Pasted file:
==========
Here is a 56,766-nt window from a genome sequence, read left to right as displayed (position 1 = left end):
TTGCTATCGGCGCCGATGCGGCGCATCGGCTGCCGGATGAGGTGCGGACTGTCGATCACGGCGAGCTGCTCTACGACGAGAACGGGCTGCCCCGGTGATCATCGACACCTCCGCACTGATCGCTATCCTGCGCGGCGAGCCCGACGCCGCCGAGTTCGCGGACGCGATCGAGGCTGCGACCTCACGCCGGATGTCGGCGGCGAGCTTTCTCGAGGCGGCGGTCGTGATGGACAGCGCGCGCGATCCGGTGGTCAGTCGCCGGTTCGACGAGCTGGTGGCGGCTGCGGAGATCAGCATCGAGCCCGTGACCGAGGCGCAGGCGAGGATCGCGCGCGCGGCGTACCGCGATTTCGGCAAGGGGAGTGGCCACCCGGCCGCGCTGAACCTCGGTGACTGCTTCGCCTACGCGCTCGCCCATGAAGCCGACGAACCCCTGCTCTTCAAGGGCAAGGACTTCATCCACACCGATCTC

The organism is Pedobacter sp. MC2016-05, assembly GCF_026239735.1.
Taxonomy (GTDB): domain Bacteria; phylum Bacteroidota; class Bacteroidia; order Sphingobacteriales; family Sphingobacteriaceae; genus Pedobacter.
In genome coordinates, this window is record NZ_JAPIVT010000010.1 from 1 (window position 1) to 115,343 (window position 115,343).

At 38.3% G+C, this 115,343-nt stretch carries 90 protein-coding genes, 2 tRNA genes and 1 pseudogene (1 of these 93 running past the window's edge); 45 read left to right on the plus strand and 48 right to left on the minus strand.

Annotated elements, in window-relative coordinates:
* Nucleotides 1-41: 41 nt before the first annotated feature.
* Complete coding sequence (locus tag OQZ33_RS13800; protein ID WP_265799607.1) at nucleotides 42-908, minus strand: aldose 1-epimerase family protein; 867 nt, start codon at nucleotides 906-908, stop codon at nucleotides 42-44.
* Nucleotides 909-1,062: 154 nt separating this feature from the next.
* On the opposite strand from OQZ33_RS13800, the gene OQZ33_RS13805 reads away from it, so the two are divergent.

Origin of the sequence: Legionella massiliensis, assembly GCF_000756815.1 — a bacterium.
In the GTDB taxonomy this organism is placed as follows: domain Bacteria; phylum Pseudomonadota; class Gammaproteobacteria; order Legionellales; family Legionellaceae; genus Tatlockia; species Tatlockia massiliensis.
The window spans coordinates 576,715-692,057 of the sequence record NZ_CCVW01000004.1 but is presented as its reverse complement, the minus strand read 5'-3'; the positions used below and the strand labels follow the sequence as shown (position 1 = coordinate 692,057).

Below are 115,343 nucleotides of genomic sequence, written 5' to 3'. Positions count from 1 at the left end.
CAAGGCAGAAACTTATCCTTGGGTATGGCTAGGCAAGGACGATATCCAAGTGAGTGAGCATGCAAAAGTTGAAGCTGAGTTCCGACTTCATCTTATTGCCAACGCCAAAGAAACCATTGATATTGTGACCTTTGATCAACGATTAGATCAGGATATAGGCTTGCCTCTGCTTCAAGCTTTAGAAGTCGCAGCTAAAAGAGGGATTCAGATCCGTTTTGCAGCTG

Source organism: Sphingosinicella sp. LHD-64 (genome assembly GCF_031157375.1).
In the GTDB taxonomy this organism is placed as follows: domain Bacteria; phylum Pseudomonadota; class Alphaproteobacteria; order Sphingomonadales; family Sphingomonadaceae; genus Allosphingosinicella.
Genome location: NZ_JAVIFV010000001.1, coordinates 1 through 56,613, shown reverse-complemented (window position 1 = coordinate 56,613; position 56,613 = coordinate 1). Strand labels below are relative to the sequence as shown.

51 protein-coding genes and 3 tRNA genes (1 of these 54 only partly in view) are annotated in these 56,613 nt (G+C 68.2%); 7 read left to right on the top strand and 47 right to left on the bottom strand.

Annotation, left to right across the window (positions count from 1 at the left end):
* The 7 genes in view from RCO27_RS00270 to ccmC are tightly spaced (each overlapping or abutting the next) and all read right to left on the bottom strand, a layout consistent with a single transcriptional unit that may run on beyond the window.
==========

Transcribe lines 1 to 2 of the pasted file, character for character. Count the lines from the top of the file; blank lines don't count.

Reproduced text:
Here is a 56,766-nt window from a genome sequence, read left to right as displayed (position 1 = left end):
TTGCTATCGGCGCCGATGCGGCGCATCGGCTGCCGGATGAGGTGCGGACTGTCGATCACGGCGAGCTGCTCTACGACGAGAACGGGCTGCCCCGGTGATCATCGACACCTCCGCACTGATCGCTATCCTGCGCGGCGAGCCCGACGCCGCCGAGTTCGCGGACGCGATCGAGGCTGCGACCTCACGCCGGATGTCGGCGGCGAGCTTTCTCGAGGCGGCGGTCGTGATGGACAGCGCGCGCGATCCGGTGGTCAGTCGCCGGTTCGACGAGCTGGTGGCGGCTGCGGAGATCAGCATCGAGCCCGTGACCGAGGCGCAGGCGAGGATCGCGCGCGCGGCGTACCGCGATTTCGGCAAGGGGAGTGGCCACCCGGCCGCGCTGAACCTCGGTGACTGCTTCGCCTACGCGCTCGCCCATGAAGCCGACGAACCCCTGCTCTTCAAGGGCAAGGACTTCATCCACACCGATCTC